Staunton, May 3 – Rosstat, the Russian state statistical committee, says that 44 percent of those employed in the North Caucasus Federal District work in the informal sector where no taxes are collected or paid, compared to 21 percent of such workers in the Russian Federation as a whole.
In addition, the statistics agency says, 37 percent of the incomes of people in the North Caucasus come from such employment, compared to 12.3 percent for Russia as a whole, an indication that such informal employment pays less in both places (doshdu.com/pochti-polovina-trudosposobnogo-naselenija-skfo-rabotaet-neoficialno/).
And Rosstat estimates that as much as 1.1 trillion rubles (10 billion US dollars) in household income in the North Caucasus comes from such informal employment, money that makes up for some but hardly all of the lower salaries and wages in the region and that must be taken into account for any accurate assessment of real incomes there.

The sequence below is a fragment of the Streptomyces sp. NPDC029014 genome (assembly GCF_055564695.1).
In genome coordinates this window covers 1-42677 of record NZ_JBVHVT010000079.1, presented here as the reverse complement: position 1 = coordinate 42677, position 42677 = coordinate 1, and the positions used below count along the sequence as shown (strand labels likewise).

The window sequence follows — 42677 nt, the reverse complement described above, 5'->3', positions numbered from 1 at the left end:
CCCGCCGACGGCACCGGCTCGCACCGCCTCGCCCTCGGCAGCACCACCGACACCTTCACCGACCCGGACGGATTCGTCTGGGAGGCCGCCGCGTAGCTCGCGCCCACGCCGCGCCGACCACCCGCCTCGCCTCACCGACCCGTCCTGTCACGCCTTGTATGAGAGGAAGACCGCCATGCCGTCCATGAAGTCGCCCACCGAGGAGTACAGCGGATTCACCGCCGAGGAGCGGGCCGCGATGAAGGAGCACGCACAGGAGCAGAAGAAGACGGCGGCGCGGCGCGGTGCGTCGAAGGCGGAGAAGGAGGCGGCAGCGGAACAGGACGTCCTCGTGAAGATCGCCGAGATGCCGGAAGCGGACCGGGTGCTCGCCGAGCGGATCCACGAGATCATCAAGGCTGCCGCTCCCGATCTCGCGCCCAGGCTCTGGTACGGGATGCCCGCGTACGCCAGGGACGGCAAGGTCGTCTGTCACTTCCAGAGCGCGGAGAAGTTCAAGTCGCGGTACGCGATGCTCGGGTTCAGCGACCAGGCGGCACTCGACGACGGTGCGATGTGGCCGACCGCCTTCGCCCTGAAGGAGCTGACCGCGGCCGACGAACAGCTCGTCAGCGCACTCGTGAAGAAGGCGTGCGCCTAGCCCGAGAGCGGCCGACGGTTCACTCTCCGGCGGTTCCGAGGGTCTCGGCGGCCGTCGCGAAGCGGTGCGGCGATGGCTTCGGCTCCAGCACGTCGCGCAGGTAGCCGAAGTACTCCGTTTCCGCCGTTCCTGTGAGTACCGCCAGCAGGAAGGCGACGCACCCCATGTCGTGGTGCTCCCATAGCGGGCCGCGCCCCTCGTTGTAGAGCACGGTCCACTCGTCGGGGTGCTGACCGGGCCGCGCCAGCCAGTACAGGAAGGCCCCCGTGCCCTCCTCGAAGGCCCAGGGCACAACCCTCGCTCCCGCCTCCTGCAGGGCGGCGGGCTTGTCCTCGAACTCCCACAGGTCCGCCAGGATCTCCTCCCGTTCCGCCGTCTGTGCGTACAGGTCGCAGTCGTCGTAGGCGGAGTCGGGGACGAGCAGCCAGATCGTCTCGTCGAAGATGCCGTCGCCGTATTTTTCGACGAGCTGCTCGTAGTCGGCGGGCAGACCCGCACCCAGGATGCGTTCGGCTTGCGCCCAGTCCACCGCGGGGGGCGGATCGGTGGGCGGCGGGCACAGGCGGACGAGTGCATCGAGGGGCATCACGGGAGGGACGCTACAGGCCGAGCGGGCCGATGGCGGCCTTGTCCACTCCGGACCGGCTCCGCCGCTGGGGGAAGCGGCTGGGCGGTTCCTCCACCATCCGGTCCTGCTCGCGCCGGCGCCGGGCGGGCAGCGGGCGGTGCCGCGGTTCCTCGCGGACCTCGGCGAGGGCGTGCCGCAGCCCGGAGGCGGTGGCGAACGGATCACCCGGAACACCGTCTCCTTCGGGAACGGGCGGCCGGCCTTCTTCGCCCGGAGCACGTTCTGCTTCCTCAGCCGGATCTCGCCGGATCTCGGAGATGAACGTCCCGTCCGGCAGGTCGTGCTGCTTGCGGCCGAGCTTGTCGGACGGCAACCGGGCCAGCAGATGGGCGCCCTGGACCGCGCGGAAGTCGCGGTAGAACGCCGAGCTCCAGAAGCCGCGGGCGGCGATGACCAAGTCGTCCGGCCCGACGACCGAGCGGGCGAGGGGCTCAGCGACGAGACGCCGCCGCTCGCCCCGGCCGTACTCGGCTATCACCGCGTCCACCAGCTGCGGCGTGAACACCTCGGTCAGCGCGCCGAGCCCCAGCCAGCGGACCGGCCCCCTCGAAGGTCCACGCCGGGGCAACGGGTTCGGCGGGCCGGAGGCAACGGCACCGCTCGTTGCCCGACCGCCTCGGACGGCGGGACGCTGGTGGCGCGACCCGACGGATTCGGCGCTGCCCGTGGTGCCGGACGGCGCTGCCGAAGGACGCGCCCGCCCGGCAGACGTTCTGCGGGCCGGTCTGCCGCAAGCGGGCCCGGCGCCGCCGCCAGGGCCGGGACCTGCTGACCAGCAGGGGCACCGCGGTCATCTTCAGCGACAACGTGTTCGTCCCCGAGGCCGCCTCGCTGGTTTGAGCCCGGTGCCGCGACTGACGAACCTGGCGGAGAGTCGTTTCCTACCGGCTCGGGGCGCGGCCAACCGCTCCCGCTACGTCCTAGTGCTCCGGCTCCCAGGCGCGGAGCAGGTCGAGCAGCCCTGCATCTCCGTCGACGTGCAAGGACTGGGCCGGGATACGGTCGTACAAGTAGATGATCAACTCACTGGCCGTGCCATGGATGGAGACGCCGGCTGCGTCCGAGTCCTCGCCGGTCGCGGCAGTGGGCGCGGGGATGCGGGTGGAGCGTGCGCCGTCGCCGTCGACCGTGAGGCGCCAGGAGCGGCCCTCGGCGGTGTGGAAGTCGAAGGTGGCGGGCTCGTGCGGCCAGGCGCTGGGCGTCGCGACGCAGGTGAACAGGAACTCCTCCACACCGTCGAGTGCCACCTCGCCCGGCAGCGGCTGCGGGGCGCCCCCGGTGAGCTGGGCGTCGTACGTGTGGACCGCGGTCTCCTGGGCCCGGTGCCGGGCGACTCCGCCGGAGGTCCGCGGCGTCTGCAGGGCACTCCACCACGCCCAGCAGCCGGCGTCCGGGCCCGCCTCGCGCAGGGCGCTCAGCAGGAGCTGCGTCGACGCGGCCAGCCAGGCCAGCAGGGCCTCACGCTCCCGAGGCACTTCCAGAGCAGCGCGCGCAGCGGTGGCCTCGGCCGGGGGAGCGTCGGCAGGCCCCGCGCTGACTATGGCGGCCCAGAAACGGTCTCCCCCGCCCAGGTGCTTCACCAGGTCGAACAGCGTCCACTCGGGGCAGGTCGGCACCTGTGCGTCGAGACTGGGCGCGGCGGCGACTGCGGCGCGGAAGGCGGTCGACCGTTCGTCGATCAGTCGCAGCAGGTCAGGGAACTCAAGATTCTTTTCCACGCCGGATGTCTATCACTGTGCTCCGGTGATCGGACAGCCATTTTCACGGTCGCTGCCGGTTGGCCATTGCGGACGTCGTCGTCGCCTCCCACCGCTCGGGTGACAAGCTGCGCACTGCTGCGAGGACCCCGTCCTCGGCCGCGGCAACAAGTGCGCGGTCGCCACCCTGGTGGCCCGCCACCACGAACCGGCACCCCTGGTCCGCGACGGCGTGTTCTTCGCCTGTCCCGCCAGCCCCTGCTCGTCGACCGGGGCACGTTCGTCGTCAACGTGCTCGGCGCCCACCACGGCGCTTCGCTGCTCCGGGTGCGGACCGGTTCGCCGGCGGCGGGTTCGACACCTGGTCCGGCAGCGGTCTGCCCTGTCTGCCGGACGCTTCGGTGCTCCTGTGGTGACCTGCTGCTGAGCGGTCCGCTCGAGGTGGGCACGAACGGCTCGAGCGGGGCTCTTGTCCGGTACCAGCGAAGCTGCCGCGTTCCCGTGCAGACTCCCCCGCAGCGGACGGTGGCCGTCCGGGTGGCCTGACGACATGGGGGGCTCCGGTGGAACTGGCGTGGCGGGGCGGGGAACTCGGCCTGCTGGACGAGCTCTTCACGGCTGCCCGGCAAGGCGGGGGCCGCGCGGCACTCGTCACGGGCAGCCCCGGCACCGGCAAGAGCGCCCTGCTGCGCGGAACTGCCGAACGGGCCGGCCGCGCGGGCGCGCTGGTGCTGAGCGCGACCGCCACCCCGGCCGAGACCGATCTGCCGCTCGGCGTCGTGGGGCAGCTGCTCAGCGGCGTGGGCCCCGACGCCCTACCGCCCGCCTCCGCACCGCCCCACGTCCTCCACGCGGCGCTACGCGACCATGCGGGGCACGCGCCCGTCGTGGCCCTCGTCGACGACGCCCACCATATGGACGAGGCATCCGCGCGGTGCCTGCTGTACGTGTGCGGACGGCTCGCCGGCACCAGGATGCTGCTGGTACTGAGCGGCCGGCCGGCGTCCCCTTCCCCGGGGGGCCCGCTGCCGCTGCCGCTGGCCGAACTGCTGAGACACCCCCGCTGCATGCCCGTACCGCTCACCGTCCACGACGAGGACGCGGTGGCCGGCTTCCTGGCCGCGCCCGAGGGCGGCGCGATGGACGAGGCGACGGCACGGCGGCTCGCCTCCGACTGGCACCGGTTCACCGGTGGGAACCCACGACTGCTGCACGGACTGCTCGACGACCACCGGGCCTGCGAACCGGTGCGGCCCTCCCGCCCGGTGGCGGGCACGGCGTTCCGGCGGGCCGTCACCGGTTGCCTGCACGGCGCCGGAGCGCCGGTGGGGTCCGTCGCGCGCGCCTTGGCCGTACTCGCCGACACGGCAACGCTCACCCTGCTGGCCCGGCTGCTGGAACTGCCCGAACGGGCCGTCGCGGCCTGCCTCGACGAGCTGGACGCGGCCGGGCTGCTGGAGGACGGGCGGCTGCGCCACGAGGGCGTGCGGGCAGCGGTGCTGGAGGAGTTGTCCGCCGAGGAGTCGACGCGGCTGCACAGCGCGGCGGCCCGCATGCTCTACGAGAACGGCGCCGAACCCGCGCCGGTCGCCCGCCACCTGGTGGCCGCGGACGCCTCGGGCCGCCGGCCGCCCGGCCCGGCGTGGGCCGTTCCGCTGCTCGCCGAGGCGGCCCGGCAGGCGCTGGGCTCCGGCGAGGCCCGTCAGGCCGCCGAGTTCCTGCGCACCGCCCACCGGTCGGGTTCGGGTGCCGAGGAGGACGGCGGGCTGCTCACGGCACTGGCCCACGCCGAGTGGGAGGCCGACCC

What is worrisome about the release of this data, something relatively rare in recent years, is that it may lead to a new crackdown on the informal sector of the North Caucasus and lead to a further decline in personal incomes there. Such a campaign would be justified in terms of better collection of taxes for public needs.
But it almost certainly would have the effect of leading to the closure of many firms in the informal sector and thus to a loss of income among an already impoverished population.